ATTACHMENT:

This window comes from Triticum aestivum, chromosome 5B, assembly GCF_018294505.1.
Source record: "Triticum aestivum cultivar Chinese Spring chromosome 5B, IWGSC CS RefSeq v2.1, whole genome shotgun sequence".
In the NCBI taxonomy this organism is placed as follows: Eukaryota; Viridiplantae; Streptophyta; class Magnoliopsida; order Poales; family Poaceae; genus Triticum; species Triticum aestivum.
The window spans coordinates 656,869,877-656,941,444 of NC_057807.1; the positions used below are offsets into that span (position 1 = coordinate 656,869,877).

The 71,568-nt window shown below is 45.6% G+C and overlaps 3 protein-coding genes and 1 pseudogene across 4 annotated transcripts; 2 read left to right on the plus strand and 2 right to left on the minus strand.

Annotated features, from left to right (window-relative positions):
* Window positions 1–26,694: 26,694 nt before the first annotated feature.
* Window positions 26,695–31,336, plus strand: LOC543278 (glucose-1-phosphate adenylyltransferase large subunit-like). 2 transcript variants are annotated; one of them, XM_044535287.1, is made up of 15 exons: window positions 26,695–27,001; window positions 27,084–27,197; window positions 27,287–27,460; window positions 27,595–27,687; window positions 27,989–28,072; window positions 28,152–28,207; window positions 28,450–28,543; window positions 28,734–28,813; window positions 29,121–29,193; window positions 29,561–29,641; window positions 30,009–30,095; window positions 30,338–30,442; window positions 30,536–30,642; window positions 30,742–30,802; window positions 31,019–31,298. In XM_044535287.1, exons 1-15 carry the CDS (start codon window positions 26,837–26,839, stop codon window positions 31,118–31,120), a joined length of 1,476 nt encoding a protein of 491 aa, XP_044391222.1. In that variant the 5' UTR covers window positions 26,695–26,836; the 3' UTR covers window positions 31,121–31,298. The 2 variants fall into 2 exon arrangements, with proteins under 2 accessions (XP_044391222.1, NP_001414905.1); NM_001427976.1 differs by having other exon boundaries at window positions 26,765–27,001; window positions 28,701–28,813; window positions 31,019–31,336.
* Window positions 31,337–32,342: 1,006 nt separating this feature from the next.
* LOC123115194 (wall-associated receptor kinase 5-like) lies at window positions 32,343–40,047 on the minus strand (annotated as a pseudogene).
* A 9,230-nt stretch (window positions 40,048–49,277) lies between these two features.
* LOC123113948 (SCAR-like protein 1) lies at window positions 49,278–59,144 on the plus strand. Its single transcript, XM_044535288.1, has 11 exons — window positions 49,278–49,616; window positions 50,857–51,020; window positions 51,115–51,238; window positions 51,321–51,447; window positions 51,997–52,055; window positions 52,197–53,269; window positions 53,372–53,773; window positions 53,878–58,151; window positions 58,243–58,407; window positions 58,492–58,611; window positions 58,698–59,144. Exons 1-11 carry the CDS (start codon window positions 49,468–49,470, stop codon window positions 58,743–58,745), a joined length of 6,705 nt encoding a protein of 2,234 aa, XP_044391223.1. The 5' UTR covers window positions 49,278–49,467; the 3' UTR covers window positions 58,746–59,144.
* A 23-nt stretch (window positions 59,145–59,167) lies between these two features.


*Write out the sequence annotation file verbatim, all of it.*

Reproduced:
This window comes from Triticum aestivum, chromosome 5B, assembly GCF_018294505.1.
Source record: "Triticum aestivum cultivar Chinese Spring chromosome 5B, IWGSC CS RefSeq v2.1, whole genome shotgun sequence".
In the NCBI taxonomy this organism is placed as follows: Eukaryota; Viridiplantae; Streptophyta; class Magnoliopsida; order Poales; family Poaceae; genus Triticum; species Triticum aestivum.
The window spans coordinates 656,869,877-656,941,444 of NC_057807.1; the positions used below are offsets into that span (position 1 = coordinate 656,869,877).

The 71,568-nt window shown below is 45.6% G+C and overlaps 3 protein-coding genes and 1 pseudogene across 4 annotated transcripts; 2 read left to right on the plus strand and 2 right to left on the minus strand.

Annotated features, from left to right (window-relative positions):
* Window positions 1–26,694: 26,694 nt before the first annotated feature.
* Window positions 26,695–31,336, plus strand: LOC543278 (glucose-1-phosphate adenylyltransferase large subunit-like). 2 transcript variants are annotated; one of them, XM_044535287.1, is made up of 15 exons: window positions 26,695–27,001; window positions 27,084–27,197; window positions 27,287–27,460; window positions 27,595–27,687; window positions 27,989–28,072; window positions 28,152–28,207; window positions 28,450–28,543; window positions 28,734–28,813; window positions 29,121–29,193; window positions 29,561–29,641; window positions 30,009–30,095; window positions 30,338–30,442; window positions 30,536–30,642; window positions 30,742–30,802; window positions 31,019–31,298. In XM_044535287.1, exons 1-15 carry the CDS (start codon window positions 26,837–26,839, stop codon window positions 31,118–31,120), a joined length of 1,476 nt encoding a protein of 491 aa, XP_044391222.1. In that variant the 5' UTR covers window positions 26,695–26,836; the 3' UTR covers window positions 31,121–31,298. The 2 variants fall into 2 exon arrangements, with proteins under 2 accessions (XP_044391222.1, NP_001414905.1); NM_001427976.1 differs by having other exon boundaries at window positions 26,765–27,001; window positions 28,701–28,813; window positions 31,019–31,336.
* Window positions 31,337–32,342: 1,006 nt separating this feature from the next.
* LOC123115194 (wall-associated receptor kinase 5-like) lies at window positions 32,343–40,047 on the minus strand (annotated as a pseudogene).
* A 9,230-nt stretch (window positions 40,048–49,277) lies between these two features.
* LOC123113948 (SCAR-like protein 1) lies at window positions 49,278–59,144 on the plus strand. Its single transcript, XM_044535288.1, has 11 exons — window positions 49,278–49,616; window positions 50,857–51,020; window positions 51,115–51,238; window positions 51,321–51,447; window positions 51,997–52,055; window positions 52,197–53,269; window positions 53,372–53,773; window positions 53,878–58,151; window positions 58,243–58,407; window positions 58,492–58,611; window positions 58,698–59,144. Exons 1-11 carry the CDS (start codon window positions 49,468–49,470, stop codon window positions 58,743–58,745), a joined length of 6,705 nt encoding a protein of 2,234 aa, XP_044391223.1. The 5' UTR covers window positions 49,278–49,467; the 3' UTR covers window positions 58,746–59,144.
* A 23-nt stretch (window positions 59,145–59,167) lies between these two features.